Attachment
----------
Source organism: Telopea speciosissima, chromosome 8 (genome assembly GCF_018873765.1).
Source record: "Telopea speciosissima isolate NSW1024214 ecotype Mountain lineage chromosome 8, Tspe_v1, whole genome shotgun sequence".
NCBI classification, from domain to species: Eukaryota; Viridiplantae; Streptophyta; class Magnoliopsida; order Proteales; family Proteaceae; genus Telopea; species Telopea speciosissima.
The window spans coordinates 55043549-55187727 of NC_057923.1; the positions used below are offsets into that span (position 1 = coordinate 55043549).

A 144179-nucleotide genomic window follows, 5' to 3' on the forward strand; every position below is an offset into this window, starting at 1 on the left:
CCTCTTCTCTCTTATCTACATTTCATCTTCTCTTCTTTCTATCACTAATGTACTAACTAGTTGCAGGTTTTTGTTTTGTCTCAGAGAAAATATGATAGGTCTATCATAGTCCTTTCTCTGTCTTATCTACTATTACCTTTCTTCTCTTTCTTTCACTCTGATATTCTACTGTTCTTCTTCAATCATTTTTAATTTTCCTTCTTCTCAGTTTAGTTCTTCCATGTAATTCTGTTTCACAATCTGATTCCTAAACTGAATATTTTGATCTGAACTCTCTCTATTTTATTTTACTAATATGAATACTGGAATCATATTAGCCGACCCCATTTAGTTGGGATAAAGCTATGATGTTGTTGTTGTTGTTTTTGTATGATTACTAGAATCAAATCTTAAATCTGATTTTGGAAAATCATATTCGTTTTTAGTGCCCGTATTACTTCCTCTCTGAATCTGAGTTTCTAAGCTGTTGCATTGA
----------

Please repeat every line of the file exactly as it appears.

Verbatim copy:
Source organism: Telopea speciosissima, chromosome 8 (genome assembly GCF_018873765.1).
Source record: "Telopea speciosissima isolate NSW1024214 ecotype Mountain lineage chromosome 8, Tspe_v1, whole genome shotgun sequence".
NCBI classification, from domain to species: Eukaryota; Viridiplantae; Streptophyta; class Magnoliopsida; order Proteales; family Proteaceae; genus Telopea; species Telopea speciosissima.
The window spans coordinates 55043549-55187727 of NC_057923.1; the positions used below are offsets into that span (position 1 = coordinate 55043549).

A 144179-nucleotide genomic window follows, 5' to 3' on the forward strand; every position below is an offset into this window, starting at 1 on the left:
CCTCTTCTCTCTTATCTACATTTCATCTTCTCTTCTTTCTATCACTAATGTACTAACTAGTTGCAGGTTTTTGTTTTGTCTCAGAGAAAATATGATAGGTCTATCATAGTCCTTTCTCTGTCTTATCTACTATTACCTTTCTTCTCTTTCTTTCACTCTGATATTCTACTGTTCTTCTTCAATCATTTTTAATTTTCCTTCTTCTCAGTTTAGTTCTTCCATGTAATTCTGTTTCACAATCTGATTCCTAAACTGAATATTTTGATCTGAACTCTCTCTATTTTATTTTACTAATATGAATACTGGAATCATATTAGCCGACCCCATTTAGTTGGGATAAAGCTATGATGTTGTTGTTGTTGTTTTTGTATGATTACTAGAATCAAATCTTAAATCTGATTTTGGAAAATCATATTCGTTTTTAGTGCCCGTATTACTTCCTCTCTGAATCTGAGTTTCTAAGCTGTTGCATTGA